Battlefields trip highlights the importance of remembrance
After a pandemic-enforced break, the annual Third Year History trip to the battlefields of France and Belgium made a return during the Autumn half-term break.
In France the pupils visited a number of sites and museums in the Somme area.
At the underground Somme 1916 Museum they discovered what a World War One soldier’s life was like and examined a number of artefacts.
They were amazed by the size of the Lochnagar Crater, which was created when British mines exploded and marked the start of the Battle of the Somme at 7.20am on 1st July 1916.
At the Newfoundland Memorial Park pupils explored a trench system first-hand and learnt about the horrors of this type of warfare from their guide.
At the Thiepval Memorial to the Missing, a couple of Third Year pupils laid a wreath in memory of Old Stopfordians lost in battle.
The trip continued as the travelling group made their way over the border to Belgium and the beautiful town of Ypres – a place that was completely flattened by the fighting in the First World War but which has since been rebuilt to its previous magnificent medieval architecture.
The History students visited the interactive Passchendaele Museum in Zonnebeke where they viewed the extensive collection of objects and impressive photographs.
They also visited the Commonwealth cemetery Tyne Cott, the German war cemetery of Langemark, and Essex Farm Cemetery – close to the location where John McCrae worked as a medic and wrote the poem ‘In Flanders Fields’.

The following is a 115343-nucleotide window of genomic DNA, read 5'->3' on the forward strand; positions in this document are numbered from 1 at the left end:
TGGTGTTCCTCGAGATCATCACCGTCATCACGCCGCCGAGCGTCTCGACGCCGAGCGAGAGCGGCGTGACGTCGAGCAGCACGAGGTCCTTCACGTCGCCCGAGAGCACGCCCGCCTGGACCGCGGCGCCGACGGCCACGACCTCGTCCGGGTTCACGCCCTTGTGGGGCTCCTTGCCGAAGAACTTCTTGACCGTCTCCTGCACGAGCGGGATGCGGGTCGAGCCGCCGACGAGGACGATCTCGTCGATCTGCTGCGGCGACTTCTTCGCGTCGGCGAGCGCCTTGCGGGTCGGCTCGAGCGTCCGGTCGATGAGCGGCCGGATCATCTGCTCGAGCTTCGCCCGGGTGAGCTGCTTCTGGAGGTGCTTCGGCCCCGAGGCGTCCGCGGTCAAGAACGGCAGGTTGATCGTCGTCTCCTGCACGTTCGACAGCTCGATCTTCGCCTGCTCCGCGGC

The pupils attended the Last Post ceremony at the Menin Gate in Ypres, where pupils Giulia Burns and Thomas Stanton had the honour of representing the school and laying a wreath in the moving remembrance ceremony.
The trip complements the work being done by the Third Years in class and serves as a timely reminder to all those who go of the importance of remembrance.
Pupil William Crowton said: “I was particularly keen to go on the trip because I had a great-great-great uncle who shared my inherited name. My family knew he had died in the war and was remembered somewhere in France but nobody before me had ever visited. I did a bit of research with my family before we left and I found that he was remembered at Thiepval Memorial in the Somme and we found a location for his grave on a special War Graves website.”
“I will certainly remember this trip for the rest of my life and I think it is important for as many future pupils as possible to get the same opportunity.”
Fellow Third Year Giulia Burns added: “The Battlefields trip was a very memorable experience that really put things into perspective for me. When you are in a History lesson learning about the casualties and what life was like in the trenches, you can never fully imagine the enormity of the war but when you step out onto the battlefields…you can’t help to feel mournful for the men who lost their lives.”
“One thing that stood out was the grave with no name and just the inscription – the soldiers known only to God. I could not help but think of their families.”